Wednesday, July 9, 2008

You Know This is Hanging in a Foyer Somewhere

Lisa: It's kind of like the dog is the only one who realizes how fucking stupid this is. Where are they, Sears? First of all, the kid is dressed like a fucking idiot for chrissake. Is it Christmas? No, I'm seriously asking you, is it fucking Christmas? Because only then is it okay to wear red and green together, otherwise you look fucking festive for no reason. Also, I used to have jeans like those and they're really goddamn stupid. It's like they're jeans and sweatpants in one, with an elastic waistband and everything. Finally, the shoes -- oh hell, the shoes. If it is Christmas, why the fuck is he wearing dirty white sneakers? Who the hell would put their son in dirty white sneakers on Christmas? If you want my opinion, the only good thing about this portrait is the dog, and he knows it. Dogs are not seasonal, they go with everything, and they're always in style. Unlike this fucking train wreck of a kid.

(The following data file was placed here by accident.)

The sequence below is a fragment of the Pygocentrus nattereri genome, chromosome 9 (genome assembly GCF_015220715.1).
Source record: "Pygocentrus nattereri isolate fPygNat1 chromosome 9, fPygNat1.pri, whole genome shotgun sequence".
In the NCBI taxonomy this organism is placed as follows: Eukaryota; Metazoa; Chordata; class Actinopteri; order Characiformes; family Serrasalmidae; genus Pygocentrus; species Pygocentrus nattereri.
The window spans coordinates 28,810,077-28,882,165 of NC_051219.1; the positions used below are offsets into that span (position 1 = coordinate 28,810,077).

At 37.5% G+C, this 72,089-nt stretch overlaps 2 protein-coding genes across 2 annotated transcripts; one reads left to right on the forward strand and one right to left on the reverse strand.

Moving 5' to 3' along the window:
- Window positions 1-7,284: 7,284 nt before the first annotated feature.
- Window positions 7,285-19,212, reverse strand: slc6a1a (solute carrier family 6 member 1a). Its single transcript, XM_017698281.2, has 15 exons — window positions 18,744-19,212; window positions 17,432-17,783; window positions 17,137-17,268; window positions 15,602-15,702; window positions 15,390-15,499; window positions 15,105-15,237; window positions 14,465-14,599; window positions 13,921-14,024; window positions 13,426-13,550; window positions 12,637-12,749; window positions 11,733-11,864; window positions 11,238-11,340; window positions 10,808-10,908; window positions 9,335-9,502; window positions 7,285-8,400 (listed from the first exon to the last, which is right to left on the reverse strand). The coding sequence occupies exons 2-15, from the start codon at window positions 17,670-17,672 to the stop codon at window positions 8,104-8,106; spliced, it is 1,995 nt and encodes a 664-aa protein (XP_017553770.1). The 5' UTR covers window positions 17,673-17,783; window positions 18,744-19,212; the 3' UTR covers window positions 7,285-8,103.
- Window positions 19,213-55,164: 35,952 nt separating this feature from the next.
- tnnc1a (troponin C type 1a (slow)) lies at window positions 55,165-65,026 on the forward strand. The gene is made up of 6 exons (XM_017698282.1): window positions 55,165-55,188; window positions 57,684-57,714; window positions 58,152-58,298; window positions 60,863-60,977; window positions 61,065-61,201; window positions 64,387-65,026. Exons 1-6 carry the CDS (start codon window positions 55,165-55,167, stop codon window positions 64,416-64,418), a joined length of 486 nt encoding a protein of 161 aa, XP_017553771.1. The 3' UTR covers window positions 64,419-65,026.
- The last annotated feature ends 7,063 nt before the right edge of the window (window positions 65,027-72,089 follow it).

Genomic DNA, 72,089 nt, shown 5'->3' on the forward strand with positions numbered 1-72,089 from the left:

Jesse: This dog has the tortured yet saintly countenance of a 14th century Christian martyr. This boy is carefree and joyful and cannot yet grasp the concept of death. Together they star in a dramatic Russian television series called молодой парень, печальная собака (This Darling Child and his Sorrowful Hound) where the little kid repeatedly toddles into mildly dangerous situations and the dog has to save him again and again with his wearied face appearing in extreme closeup like the exact representation of an entire nation's troubles. It may seem to us like a Lassie retread but the whole thing as this amazing cinematic quality and a sense of gravitas that you don't find on American television. Take for example this one scene where the boy tumbling is in slow-motion down a snowy hillside toward the biggest mud puddle you've ever seen with THIS music playing and the dog senses it and is rushing through a crowded town square with the snow coming down and flashbacks to his mother being taken away in the Black Maria (there's still a lot of guilt in this country about the overzealousness of Soviet dog catchers) and there are repeated cuts to the boy's father chopping wood and his mother preparing a roast and then there's this amazing long shot from a helicopter or something where they draw all the way back and you can see the dog rushing down the hill and the early evening shadows are framed amazingly against the path of the boy's descent and you're like "wait a second what am i watching"

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